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How millennials differ from other generations in holiday shopping

The pursuit of a perfect commercial Thanksgiving, Christmas, and New Year’s counts as one of the many reasons why consumers feel pressure to use their credit cards to spend beyond their means as the holiday shopping season kicks off this year.

It’s concerning, given that consumer debt reached $13.86 trillion this year – an increase from the previous peak of $12.68 trillion during the 2008 financial crisis.

Millennials (ages 23-38) are most willing to admit that they’ll succumb to that pressure this holiday season – more than half (52%) said the holidays are an acceptable excuse to rack up debt, according to a new CreditCards.com report. As many as 3 in 5 millennials are willing to take on debt to buy gifts for their loved ones.

Three young women in town shopping
Getty Images

Millennials aren’t the only ones greenlighting credit card debt: 45% of credit cardholders overall are willing to pile on credit card debt this holiday season, with 49% of Gen Xers and 34% of baby boomers willing to dip into the red. (CreditCards.com surveyed 2,571 adults, including 2,143 credit cardholders.)

`Many millennials are more willing to go into debt this holiday season than older generations because they face a unique combination of financial challenges. Many graduated into the 2008 financial crisis and still have not recovered the wealth they would have accumulated had they sought jobs in a booming economy. Baby boomers had more wealth when they were in their mid-20’s and 30’s than millennials have today.

“I think there’s just the classic student loans, early-career salaries, all these things come together and mean that millennials are facing a lot of financial pressure around the holidays,” says CreditCards.com industry analyst Ted Rossman, adding that another major cost is travel.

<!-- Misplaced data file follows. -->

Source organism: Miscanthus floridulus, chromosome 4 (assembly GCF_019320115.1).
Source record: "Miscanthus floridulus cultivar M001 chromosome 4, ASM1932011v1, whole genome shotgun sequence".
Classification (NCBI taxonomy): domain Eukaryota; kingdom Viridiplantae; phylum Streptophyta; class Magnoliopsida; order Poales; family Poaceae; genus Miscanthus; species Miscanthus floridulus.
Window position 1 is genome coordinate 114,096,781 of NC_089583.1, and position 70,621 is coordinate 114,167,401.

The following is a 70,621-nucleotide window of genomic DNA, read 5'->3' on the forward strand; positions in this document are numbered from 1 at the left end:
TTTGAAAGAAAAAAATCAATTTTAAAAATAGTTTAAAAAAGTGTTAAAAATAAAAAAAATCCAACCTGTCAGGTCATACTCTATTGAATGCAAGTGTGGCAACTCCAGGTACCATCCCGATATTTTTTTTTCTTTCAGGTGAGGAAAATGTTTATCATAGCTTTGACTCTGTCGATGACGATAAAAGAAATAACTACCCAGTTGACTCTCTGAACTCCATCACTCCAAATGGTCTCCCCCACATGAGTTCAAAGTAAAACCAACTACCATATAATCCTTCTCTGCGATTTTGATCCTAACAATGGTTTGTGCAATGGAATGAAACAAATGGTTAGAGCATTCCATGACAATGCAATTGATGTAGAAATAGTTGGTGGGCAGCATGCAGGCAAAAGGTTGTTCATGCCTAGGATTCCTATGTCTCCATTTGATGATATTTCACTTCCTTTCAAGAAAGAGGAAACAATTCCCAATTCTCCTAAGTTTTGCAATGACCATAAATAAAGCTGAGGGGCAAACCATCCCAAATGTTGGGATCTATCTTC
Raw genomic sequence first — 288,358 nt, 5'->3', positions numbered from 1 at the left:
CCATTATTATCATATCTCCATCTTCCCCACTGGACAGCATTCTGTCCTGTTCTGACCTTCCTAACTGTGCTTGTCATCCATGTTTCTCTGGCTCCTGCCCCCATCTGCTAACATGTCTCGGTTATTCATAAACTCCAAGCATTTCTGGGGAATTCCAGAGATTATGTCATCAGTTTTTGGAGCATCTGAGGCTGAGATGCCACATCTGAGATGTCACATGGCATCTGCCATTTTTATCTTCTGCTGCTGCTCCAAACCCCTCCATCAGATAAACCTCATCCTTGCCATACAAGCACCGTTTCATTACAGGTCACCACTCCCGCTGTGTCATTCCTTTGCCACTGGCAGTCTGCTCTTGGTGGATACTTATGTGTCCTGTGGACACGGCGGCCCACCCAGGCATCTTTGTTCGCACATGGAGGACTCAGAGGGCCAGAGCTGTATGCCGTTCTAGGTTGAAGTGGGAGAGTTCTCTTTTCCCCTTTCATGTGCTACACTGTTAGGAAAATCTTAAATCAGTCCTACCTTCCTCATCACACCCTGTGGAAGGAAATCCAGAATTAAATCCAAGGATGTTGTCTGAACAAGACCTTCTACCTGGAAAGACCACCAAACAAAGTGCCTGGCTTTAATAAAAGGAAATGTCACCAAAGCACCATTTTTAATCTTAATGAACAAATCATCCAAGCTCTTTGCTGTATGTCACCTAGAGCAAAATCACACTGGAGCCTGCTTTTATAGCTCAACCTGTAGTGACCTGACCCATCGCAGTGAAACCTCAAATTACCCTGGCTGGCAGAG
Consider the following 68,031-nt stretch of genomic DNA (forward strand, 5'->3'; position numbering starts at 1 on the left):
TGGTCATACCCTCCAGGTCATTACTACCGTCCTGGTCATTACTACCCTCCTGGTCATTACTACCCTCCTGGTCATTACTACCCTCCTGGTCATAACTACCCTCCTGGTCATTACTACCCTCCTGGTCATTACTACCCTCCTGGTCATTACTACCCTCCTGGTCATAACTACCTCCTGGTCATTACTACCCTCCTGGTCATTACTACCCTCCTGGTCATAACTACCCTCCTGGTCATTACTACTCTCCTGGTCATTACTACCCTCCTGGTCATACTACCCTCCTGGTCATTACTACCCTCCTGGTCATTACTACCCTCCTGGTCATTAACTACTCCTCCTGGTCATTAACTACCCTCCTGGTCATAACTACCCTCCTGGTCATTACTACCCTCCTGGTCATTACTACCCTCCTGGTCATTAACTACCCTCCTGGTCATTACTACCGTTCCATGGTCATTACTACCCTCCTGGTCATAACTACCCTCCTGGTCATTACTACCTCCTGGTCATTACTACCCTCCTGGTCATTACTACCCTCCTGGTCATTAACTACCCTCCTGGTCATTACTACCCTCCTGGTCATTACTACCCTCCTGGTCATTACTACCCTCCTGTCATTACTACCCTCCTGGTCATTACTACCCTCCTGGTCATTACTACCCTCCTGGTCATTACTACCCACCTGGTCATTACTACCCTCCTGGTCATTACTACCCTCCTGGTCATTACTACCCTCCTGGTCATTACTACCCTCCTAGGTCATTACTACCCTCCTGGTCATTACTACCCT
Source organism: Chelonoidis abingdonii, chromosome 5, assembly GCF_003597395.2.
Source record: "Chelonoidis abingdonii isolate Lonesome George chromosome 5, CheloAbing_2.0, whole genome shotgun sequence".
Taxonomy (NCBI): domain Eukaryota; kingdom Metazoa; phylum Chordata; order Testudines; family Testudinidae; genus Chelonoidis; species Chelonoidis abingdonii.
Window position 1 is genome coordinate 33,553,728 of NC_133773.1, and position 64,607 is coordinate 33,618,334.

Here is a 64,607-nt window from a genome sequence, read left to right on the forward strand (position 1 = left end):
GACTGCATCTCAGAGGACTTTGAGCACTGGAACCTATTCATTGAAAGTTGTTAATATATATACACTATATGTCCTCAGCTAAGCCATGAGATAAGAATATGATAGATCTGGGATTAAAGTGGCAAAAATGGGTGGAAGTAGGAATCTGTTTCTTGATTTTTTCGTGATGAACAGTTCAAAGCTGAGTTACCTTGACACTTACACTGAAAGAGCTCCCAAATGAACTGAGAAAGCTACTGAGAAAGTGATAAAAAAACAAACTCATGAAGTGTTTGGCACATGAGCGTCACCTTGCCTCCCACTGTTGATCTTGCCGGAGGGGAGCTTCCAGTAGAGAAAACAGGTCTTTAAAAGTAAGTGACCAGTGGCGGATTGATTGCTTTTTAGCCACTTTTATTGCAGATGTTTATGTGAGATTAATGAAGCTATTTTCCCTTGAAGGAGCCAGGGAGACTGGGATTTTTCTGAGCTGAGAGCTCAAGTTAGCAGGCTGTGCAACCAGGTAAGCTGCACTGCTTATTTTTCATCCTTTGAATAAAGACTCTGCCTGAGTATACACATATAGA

“Millennials are the most likely to be traveling around the holidays and that really applies whether they have kids or not. I think it is still traditional in many millennials lives that they’re going home for the holidays and that’s going to involve a flight and there’s a big cost associated with that,” he says.

Being a parent of a young child also adds to that pressure. 65% of cardholders overall with young children are willing to go into credit card debt this holiday season, compared to 40% of cardholders who have no kids, according to CreditCards.com. “I think a big part of it is that many millennials are parents. We definitely saw a strong correlation in the study between parents and willingness to go into debt for the holidays. Because you want to give your kids a good holiday,” says Rossman.

IMAGE DISTRIBUTED FOR WALMART -Customers save big at Walmart's Black Friday shopping event on Thursday, Nov. 26, 2015 in Rogers, Ark. Hundreds of customers at Walmart stores across the country took advantage of deals on top items, like televisions, video game consoles, and toys. Easy shopping continues in Walmart stores and on Walmart.com through the holidays. (Photo by Gunnar Rathbun/Invision for Walmart/AP Images)
(Photo by Gunnar Rathbun/Invision for Walmart/AP Images)

Cardholders who already have debt are more likely to add more. Overall, 61% of Americans with a credit card balance are willing to amass more debt, compared to 30% of cardholders without debt, according to the survey.

Rossman suggests that debt-strapped consumers try to minimize the added debt during the holidays by taking on a side hustle, getting a 0% balance transfer card, or considering cheaper gifts.

Sticking to minimum credit card payments every month means living closer to the edge. “You don’t want to be paying off Christmas 2019 at Christmas 2020. But if you’ve just been in debt for years where does one begin and the other one end. It’s really hard to say. It’s a pervasive long term problem,” says Rossman.

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